Friday, September 23, 2011

Composition Essay, Perfect Place to Study

Composition Qtr 1 Week 4 Essay, Perfect Place to Study

            Off into the hidey hole I go.
Somewhere there’s a quiet place. It’s quiet, but not so quiet you feel you’ve been completely swallowed up by your schoolbook and you are now the only human being left in the universe. There is plenty of light to shine through the big window, and outside you can see a weeping willow and a tire swing. Sometimes hummingbirds and butterflies fly past, and when it gets cold, you can watch the cardinals at the feeder while resting your mind and your eyes.
            The walls are a warm, pleasing cream, but not white. White walls make you feel like you’re in a hospital; studying in a white room makes you feel like you’re in a hospital for your brain. But the walls still must be neutral, so you can imagine taking a big, fat Sharpie to them one of these days and pouring everything down on them. Everywhere there is pleasing color, and a beautiful, unique painting or two. Sometimes you need a little bit of distraction; otherwise you’ll lose your mind.
            The floors have soft, thick, deep indigo carpet so you can lay out on it and not get all cramped up as you prop yourself up on your elbows and read ancient Grecian literature. Pillows are strewn about in organized chaos. Little ones. Big ones. Sometimes to effectively learn, you need to build a nest to nestle down in. No bird can hatch her eggs without a nest. No girl can hatch any knowledge without one, either. There is a humongous, very comfortable brown saucer chair, but it mustn’t recline too far; falling asleep while studying is no good. There is a beautiful fireplace and warm blankets and cozy socks because sometimes merely opening up Shakespeare sends a chill up your spine.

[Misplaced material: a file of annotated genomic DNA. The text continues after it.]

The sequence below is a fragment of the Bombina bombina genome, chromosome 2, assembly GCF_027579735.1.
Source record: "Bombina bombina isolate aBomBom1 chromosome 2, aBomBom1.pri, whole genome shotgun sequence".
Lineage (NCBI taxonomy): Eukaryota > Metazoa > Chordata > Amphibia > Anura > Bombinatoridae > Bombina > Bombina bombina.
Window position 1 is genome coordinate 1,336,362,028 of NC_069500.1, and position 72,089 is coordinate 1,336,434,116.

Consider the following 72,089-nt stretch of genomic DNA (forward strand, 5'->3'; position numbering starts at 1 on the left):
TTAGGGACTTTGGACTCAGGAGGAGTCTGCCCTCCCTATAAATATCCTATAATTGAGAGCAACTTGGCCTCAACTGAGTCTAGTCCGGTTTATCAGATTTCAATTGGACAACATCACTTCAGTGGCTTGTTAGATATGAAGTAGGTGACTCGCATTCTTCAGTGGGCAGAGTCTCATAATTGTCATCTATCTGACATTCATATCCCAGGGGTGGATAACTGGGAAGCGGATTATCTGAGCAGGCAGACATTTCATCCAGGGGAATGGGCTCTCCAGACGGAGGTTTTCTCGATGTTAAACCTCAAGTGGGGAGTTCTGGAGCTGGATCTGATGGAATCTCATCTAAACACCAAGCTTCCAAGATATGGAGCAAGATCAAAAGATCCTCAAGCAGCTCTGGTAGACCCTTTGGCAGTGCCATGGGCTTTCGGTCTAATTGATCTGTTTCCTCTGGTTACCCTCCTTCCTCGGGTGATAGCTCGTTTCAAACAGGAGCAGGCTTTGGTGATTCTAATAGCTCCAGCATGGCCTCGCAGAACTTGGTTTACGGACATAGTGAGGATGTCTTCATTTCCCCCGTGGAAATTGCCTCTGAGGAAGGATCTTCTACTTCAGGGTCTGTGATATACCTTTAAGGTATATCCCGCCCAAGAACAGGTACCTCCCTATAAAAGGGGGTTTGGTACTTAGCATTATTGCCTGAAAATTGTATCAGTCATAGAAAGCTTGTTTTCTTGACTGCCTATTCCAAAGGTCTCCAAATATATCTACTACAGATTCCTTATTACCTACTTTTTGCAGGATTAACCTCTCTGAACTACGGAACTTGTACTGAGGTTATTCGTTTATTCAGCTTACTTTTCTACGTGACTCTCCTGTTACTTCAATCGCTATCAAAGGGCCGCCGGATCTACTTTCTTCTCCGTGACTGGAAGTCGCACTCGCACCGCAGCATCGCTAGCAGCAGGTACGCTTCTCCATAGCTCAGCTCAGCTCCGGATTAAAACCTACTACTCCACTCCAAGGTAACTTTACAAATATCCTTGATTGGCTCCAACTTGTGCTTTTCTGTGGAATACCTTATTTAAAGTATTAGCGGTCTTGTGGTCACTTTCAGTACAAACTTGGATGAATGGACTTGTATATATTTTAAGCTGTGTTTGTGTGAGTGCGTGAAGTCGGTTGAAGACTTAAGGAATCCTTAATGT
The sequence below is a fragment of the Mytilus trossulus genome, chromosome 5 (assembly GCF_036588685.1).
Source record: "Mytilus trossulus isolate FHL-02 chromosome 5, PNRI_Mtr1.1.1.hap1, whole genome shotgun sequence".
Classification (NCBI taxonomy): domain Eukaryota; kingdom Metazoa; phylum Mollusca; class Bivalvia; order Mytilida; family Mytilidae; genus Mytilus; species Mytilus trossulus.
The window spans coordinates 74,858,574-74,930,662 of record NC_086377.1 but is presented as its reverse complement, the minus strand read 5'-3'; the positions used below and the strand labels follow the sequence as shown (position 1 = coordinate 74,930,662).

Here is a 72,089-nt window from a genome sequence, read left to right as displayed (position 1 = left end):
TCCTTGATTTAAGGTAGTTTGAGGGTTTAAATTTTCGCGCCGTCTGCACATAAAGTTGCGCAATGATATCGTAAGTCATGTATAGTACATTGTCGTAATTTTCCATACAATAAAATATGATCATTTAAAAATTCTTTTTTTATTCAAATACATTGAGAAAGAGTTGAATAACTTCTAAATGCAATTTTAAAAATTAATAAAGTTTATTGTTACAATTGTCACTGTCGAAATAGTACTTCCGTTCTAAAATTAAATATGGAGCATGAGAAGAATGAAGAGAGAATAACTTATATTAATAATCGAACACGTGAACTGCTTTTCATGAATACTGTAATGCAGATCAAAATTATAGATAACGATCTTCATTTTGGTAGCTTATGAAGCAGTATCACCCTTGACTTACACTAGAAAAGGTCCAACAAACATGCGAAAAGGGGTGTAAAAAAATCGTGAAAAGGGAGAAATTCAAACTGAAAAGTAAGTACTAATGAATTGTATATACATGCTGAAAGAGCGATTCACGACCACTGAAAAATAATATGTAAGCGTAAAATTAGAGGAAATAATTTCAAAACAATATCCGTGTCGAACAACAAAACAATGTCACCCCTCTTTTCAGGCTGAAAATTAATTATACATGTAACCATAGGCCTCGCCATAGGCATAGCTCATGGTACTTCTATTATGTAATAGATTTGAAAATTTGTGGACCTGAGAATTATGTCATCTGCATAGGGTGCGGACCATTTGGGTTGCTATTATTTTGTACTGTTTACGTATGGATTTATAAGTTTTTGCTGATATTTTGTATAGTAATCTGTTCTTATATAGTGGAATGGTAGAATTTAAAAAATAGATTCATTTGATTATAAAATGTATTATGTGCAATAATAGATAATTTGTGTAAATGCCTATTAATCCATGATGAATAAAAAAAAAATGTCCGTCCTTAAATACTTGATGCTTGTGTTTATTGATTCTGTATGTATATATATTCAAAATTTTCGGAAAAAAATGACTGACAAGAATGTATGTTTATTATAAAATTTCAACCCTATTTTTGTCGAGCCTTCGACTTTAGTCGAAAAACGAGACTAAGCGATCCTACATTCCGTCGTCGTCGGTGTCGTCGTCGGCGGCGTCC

I suppose there must also be a desk, but the rolling chair offers good support, and there is an ottoman to put your feet up on, but it isn’t so high as to drain all the circulation out of your feet and end up hobbling around feeling like little needles are dancing the mambo from your heels to toes. Everything you need is there; paper, pencils, pens, erasers, a computer and printer (complete with access to Google when you get absolutely stuck), and a brilliant and sympathetic scientific calculator named Herv. Herv understands your pain, but disagrees that all algebra books should be burned. He motivates you and is mean when he needs to be. Every procrastinator needs a Herv.
            Finally, up on the wall, right where you’ll always see it, somehow even when your back is turned, is all your inspiration. A crucifix hangs there on the wall, simple yet complex in its beauty and power. It’s easy to forget, but impossible to ignore. When I’m ready to fling myself down and cry simply because I can’t understand, or I’m weary, or I would rather do anything but be educated, I can look up at the cross and find strength. I love you, he silently says. His eyes meet mine, though his head is bowed. He loves me. I must carry on.
            Than out of the hidey hole I must come.
How will we ever learn, if we don’t stop learning for a little while?

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